4 July 2017News

Brokers attempted to remove 'hours clause' in June 1 negotiations

While rates in many lines of business were again declining in the June 1 renewals, brokers also pushed for a relaxation of terms and conditions in some areas with the use of the 'hours clause' a hotly contested point on some treaties, according to sources on Bermuda.

Bermuda:Re+ILS can reveal that a number of brokers wanted to remove the hours clause in reinsurance property-catastrophe contracts as it applies to a named storm – effectively meaning that a big storm can be classed as one event if it makes landfall several times.

For cedants this would be good since they only pay the retention once; for reinsurers it would be bad since total losses would likely be bigger.

The impetus for the renegotiation of this clause was Hurricane Matthew, the Category 5 hurricane that hit parts of South America, the Caribbean and the US in 2016. Over the period of a week, that storm made landfall several times, variously weakening and then intensifying as it moved.

Hurricane Matthew resulted in insured losses of around $5 billion and economic losses of around $15 billion. The type of hours clause – or lack of one – used in a treaty would have a great bearing on the size of the loss bourn by reinsurers in the aftermath of such an event.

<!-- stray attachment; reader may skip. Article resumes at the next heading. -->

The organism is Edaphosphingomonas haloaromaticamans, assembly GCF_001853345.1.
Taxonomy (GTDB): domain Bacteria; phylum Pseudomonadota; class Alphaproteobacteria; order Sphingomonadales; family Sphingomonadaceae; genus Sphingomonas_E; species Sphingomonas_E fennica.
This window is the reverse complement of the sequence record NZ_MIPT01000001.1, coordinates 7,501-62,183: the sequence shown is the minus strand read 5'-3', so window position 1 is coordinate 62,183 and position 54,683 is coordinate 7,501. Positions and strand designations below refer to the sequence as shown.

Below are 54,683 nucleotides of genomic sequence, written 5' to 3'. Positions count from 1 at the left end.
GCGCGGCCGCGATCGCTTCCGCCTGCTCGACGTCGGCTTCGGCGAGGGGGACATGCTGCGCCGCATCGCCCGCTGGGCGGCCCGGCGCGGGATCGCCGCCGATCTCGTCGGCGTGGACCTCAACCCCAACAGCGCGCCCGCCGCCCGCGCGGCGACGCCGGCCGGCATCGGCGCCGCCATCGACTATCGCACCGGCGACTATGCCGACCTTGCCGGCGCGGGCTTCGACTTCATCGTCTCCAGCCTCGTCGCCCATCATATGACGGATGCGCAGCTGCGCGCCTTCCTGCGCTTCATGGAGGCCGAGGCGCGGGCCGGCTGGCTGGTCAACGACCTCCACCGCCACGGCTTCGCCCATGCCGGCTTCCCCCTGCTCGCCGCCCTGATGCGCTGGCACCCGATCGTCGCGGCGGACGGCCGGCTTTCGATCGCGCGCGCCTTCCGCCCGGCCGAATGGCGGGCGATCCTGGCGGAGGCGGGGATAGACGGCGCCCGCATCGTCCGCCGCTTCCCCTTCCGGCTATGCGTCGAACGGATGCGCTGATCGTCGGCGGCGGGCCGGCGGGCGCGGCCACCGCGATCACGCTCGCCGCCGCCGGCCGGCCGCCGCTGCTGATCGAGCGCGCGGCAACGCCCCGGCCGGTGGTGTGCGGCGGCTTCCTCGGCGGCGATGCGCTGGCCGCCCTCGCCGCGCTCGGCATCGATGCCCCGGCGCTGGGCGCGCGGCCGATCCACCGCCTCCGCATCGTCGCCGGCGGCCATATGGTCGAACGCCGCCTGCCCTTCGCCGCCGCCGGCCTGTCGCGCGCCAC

One source said that Bermuda had, in fact, been more open to removing the hours clause than carriers in the London Market. “You can see what the London Market has rejected in terms of wordings and it does look as if some carriers there are taking a tougher stance,” the source said.

One suggested wording gives “the illusion” of an hours clause, the source said, by dictating that the insured event ends some four days after the last official hurricane warning.

“The issue is that brokers have to look as if they have achieved something – rates don’t have much further to go so it is about finding something in the form of bells and whistles,” the source said.

The pressure on terms and conditions in policies comes as brokers report further rate reductions in the recent June 1 renewals. Studies from JLT Re and Willis Re have both indicated significant falls with JLT suggesting that the reinsurance rate decline accelerated in the 1 June 2017 renewal, falling for the sixth consecutive year.